Just because I’m homeless doesn’t mean I’m bad.

Mayor Nenshi addresses the crowd
Mayor Nenshi addresses the crowd

While each of us is unique, there are no unique circumstances in homelessness. No matter who you are, or how you got there, homelessness harms everyone. It destroys dignity. Breaks down self-respect. Rips apart self-worth.

Discrimination is a common occurrence when you’re homeless. People look at you as less than, other than, something different than a ‘regular’ human being and not worthy of common decency.

People drive by and spit at you out car windows. They call you names. They cross the street to avoid walking on the same side as you are on.

When you’re homeless, instability is the foundation of your life. Will there be a bed for me tonight? Will I get robbed of my few possessions? Will I get beaten up for taking up someone else’s space I didn’t know was theirs? Will a gang of kids think it’s a cool idea to throw gasoline on me and watch me burn? Will someone decide they don’t like the way I’m looking at them and decide to teach me a lesson?

When you’re homeless, there are no written rules of engagement except the one that says, you must survive.

When you’re homeless, you don’t have the luxury of depending upon each breath following the next. You never know when the breath you just took will be your last.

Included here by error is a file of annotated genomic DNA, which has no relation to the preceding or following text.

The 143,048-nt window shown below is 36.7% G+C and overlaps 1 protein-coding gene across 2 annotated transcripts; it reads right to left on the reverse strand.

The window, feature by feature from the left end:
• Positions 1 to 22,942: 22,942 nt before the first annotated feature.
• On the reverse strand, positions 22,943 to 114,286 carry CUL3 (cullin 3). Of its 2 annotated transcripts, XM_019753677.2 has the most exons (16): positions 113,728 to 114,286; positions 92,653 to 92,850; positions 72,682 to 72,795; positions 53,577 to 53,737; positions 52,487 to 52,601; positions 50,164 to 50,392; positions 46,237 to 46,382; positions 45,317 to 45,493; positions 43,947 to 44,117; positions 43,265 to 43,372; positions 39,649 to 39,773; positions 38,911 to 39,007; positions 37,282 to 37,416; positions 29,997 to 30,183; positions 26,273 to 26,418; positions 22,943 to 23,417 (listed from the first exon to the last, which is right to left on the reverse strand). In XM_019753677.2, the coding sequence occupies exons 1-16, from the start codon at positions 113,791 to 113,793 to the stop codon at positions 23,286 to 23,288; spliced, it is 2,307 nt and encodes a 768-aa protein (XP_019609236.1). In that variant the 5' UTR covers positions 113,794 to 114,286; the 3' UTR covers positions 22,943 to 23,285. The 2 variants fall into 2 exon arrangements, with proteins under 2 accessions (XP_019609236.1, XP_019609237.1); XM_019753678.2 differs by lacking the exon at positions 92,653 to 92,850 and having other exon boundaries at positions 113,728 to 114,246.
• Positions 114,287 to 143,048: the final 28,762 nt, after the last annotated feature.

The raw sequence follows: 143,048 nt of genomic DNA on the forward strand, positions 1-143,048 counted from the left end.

I am always amazed when people in the broader community tell me they are afraid of people experiencing homelessness. “What do you think they will do?” I ask.

“They’ll attack me. Take what I’ve got because they want it more.”

“That’s unlikely to happen,” I tell them. “When did you last hear of someone iin homelessness randomly attacking someone on the street?”

“Well…” They usually pause here to search their brains for a memory of a story about such a situation. They come up blank.

It just isn’t the way it is.

What is true is that when you’re homeless, you are vulnerable. No matter the colour of your skin, your faith, your culture, homelessness is a vulnerable state of being and while someone may not be stalking ‘normal folk’ to attack, they are at risk of being attacked. Both by ‘normal folk’ and those in the homeless community.

Keeping a low profile is essential when you’re living the homeless experience. It’s important to not attract too much attention because attention gets you in trouble. Attention leaves you exposed and visible. And being visible is not a healthy state of being in homelessness.

On Friday, we held a World Homeless Awareness Day event here in Calgary. Our Mayor came and gave an impassioned speech talking about the need for affordable housing. Affordable Housing is The Key our posters read.

And it is. You can’t end homelessness without a home to go to.

The challenge is, people often don’t want people with lived experience of homelessness living in their communities.

My property value will drop, they tell me. Crime will rise. Parking will be a mess.

I show them the research. Talk to them about the right of everyone to have a home. The need for diversity in our communities.